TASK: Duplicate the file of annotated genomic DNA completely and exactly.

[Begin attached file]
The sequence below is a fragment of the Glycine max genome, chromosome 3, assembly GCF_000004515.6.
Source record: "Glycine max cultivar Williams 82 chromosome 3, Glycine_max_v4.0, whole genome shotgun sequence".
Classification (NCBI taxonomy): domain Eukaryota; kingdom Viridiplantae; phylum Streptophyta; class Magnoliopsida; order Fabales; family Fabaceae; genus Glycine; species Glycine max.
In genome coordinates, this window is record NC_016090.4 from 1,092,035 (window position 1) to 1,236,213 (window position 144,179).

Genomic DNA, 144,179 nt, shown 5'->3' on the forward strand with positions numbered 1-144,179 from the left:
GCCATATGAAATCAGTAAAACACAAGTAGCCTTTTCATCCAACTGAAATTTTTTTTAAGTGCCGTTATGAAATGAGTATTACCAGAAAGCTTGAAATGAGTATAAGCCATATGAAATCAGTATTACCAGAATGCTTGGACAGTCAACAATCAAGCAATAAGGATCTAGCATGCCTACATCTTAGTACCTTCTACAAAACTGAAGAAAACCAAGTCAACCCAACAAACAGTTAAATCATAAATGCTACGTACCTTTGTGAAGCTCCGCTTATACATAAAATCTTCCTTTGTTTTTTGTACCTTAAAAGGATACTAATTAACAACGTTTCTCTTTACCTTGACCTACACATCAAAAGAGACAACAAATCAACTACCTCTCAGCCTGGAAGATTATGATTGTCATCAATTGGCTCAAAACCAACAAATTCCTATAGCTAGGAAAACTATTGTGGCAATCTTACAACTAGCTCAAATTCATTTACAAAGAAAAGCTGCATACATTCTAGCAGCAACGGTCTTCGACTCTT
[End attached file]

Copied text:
The sequence below is a fragment of the Glycine max genome, chromosome 3, assembly GCF_000004515.6.
Source record: "Glycine max cultivar Williams 82 chromosome 3, Glycine_max_v4.0, whole genome shotgun sequence".
Classification (NCBI taxonomy): domain Eukaryota; kingdom Viridiplantae; phylum Streptophyta; class Magnoliopsida; order Fabales; family Fabaceae; genus Glycine; species Glycine max.
In genome coordinates, this window is record NC_016090.4 from 1,092,035 (window position 1) to 1,236,213 (window position 144,179).

Genomic DNA, 144,179 nt, shown 5'->3' on the forward strand with positions numbered 1-144,179 from the left:
GCCATATGAAATCAGTAAAACACAAGTAGCCTTTTCATCCAACTGAAATTTTTTTTAAGTGCCGTTATGAAATGAGTATTACCAGAAAGCTTGAAATGAGTATAAGCCATATGAAATCAGTATTACCAGAATGCTTGGACAGTCAACAATCAAGCAATAAGGATCTAGCATGCCTACATCTTAGTACCTTCTACAAAACTGAAGAAAACCAAGTCAACCCAACAAACAGTTAAATCATAAATGCTACGTACCTTTGTGAAGCTCCGCTTATACATAAAATCTTCCTTTGTTTTTTGTACCTTAAAAGGATACTAATTAACAACGTTTCTCTTTACCTTGACCTACACATCAAAAGAGACAACAAATCAACTACCTCTCAGCCTGGAAGATTATGATTGTCATCAATTGGCTCAAAACCAACAAATTCCTATAGCTAGGAAAACTATTGTGGCAATCTTACAACTAGCTCAAATTCATTTACAAAGAAAAGCTGCATACATTCTAGCAGCAACGGTCTTCGACTCTT